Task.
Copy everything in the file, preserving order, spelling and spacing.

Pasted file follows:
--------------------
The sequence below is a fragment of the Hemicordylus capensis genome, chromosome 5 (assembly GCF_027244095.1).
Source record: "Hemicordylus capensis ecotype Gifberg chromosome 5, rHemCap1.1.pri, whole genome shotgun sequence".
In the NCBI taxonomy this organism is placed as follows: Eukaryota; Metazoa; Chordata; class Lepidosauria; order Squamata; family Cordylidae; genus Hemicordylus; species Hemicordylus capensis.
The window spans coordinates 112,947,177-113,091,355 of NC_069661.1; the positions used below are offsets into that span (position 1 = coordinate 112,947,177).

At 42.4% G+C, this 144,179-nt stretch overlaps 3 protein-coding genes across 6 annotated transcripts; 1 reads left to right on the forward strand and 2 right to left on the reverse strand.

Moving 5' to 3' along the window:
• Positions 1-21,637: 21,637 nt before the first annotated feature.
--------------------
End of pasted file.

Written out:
The sequence below is a fragment of the Hemicordylus capensis genome, chromosome 5 (assembly GCF_027244095.1).
Source record: "Hemicordylus capensis ecotype Gifberg chromosome 5, rHemCap1.1.pri, whole genome shotgun sequence".
In the NCBI taxonomy this organism is placed as follows: Eukaryota; Metazoa; Chordata; class Lepidosauria; order Squamata; family Cordylidae; genus Hemicordylus; species Hemicordylus capensis.
The window spans coordinates 112,947,177-113,091,355 of NC_069661.1; the positions used below are offsets into that span (position 1 = coordinate 112,947,177).

At 42.4% G+C, this 144,179-nt stretch overlaps 3 protein-coding genes across 6 annotated transcripts; 1 reads left to right on the forward strand and 2 right to left on the reverse strand.

Moving 5' to 3' along the window:
• Positions 1-21,637: 21,637 nt before the first annotated feature.